Ultimately society will be able and willing to pay some efficiency cost to reliably align AI with human interests. But the higher that cost, the harder the coordination problem that we will need to solve. I think the research community should be trying to make that coordination problem as easy as possible.


This seems like an important worry. I've updated the main post to state that I'm now unclear whether reports are good or bad (because it seems like most of the effect comes from how others' use the information in the reports, and it's unclear to me whether they will mostly improve or worsen their judgement).

I do think that (a) people will discount lottery winners at least a bit relative to donors of the same size and (b) it's good to introduce input on funding evaluation from someone with errors that are (relatively) uncorrelated with major funding bodies' errors.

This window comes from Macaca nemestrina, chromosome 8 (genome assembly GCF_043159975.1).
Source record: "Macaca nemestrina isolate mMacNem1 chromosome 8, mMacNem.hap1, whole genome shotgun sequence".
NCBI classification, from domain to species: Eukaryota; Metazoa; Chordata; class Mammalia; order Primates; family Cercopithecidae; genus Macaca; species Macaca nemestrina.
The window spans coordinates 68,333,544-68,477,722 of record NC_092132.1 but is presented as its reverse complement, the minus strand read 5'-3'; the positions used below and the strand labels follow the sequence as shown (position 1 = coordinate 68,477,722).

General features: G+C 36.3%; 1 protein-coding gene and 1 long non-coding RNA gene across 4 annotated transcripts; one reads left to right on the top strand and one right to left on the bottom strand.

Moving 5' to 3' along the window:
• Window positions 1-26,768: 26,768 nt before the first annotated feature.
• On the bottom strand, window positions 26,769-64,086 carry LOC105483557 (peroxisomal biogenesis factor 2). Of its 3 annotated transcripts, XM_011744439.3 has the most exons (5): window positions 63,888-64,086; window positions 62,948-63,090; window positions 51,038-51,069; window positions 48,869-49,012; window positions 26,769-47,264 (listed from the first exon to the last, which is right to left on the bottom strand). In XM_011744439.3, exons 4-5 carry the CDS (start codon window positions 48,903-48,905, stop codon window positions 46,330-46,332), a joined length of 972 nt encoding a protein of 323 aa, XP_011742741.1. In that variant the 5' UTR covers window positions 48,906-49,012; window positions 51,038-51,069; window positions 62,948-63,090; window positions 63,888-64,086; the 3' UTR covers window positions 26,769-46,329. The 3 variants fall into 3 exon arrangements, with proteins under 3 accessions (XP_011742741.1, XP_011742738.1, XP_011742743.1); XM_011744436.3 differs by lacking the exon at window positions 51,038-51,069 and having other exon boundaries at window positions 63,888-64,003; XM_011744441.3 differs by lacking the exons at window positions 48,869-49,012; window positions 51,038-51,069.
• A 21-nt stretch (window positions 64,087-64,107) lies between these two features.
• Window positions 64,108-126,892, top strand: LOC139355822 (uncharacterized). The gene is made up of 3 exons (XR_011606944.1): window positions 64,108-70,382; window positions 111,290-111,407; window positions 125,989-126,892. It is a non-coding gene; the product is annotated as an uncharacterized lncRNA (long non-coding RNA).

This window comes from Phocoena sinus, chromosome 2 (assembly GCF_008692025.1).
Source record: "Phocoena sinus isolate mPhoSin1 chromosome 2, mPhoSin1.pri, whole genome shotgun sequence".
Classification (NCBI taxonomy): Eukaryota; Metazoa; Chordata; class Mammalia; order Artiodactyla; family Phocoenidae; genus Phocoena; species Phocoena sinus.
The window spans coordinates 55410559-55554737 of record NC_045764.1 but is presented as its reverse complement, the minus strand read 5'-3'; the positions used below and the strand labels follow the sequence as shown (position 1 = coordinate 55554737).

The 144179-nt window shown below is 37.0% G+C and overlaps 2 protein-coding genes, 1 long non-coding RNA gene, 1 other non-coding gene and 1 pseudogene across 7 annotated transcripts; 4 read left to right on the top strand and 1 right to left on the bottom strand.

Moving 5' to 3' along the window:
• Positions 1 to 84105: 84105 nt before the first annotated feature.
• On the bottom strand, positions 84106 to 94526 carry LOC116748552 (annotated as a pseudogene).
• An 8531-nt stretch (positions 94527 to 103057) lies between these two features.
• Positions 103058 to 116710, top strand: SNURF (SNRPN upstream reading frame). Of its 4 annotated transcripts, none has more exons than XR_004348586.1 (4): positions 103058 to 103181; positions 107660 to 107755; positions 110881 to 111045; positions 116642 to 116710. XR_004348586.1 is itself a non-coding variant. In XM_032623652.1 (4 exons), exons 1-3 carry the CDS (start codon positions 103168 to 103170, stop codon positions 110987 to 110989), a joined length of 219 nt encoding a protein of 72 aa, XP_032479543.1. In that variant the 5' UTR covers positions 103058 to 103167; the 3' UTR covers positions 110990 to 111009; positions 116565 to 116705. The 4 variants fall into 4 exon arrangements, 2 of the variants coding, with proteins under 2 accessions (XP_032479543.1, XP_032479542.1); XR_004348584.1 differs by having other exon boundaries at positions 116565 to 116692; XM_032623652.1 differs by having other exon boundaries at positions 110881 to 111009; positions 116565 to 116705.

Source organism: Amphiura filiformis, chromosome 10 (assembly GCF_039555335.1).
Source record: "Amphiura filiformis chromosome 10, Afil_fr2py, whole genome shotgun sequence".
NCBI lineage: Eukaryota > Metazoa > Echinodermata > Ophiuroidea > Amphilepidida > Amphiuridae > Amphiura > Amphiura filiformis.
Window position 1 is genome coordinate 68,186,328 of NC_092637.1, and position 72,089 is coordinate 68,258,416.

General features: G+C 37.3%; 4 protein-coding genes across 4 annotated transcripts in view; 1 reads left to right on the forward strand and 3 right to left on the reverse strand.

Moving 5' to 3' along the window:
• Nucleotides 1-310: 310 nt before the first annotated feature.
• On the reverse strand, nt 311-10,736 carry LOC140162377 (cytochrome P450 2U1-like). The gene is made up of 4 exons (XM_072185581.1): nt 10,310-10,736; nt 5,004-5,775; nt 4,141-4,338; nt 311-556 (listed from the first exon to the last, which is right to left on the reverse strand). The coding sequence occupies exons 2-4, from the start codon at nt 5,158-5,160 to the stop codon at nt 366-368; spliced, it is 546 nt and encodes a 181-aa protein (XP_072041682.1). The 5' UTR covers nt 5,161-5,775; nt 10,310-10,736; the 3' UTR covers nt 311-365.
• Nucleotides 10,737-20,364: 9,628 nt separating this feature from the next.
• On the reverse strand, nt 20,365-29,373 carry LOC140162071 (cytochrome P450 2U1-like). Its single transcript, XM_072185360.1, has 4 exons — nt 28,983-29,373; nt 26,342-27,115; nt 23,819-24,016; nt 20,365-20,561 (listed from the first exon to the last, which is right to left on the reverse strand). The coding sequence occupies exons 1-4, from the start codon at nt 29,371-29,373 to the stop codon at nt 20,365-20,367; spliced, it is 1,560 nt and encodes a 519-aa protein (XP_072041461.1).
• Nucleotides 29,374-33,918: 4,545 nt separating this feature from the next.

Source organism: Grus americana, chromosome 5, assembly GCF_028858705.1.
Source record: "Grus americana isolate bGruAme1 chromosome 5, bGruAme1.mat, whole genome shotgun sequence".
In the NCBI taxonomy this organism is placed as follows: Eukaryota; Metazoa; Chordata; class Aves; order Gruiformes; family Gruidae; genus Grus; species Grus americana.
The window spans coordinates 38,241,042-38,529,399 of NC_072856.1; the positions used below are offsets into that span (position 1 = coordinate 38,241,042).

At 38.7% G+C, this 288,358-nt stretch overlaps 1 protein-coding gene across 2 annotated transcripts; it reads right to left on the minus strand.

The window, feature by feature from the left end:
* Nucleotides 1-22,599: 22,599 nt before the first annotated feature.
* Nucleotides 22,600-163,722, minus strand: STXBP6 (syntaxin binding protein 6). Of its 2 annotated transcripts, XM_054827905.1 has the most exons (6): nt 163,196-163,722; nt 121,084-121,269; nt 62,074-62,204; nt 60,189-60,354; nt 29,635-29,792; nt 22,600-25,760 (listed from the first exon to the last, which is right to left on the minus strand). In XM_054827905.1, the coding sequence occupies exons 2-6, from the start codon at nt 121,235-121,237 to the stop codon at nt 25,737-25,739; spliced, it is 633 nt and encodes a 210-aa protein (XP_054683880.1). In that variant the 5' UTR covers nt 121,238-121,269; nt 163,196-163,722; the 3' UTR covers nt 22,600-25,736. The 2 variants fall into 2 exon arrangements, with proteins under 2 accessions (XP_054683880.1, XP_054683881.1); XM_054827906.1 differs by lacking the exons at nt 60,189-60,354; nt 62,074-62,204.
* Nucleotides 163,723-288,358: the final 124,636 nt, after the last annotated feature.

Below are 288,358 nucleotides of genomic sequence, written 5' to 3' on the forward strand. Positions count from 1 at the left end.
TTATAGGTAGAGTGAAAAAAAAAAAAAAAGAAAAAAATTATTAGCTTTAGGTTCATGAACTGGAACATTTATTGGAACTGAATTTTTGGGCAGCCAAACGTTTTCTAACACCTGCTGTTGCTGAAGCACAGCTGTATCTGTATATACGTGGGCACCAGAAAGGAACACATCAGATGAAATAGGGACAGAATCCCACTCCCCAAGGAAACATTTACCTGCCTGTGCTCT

That the use of the funds will be worse when writing a report is plausible. Do you also think that reports change others' giving either negligibly or negatively?


I guess it depends on the details of the returns to scale for donors. If there are returns to scale across the whole range of possible values of the donor lottery, as long as one person who would do lots of work/has good judgment joins the donor lottery, we should be excited about less conscientious people joining as well.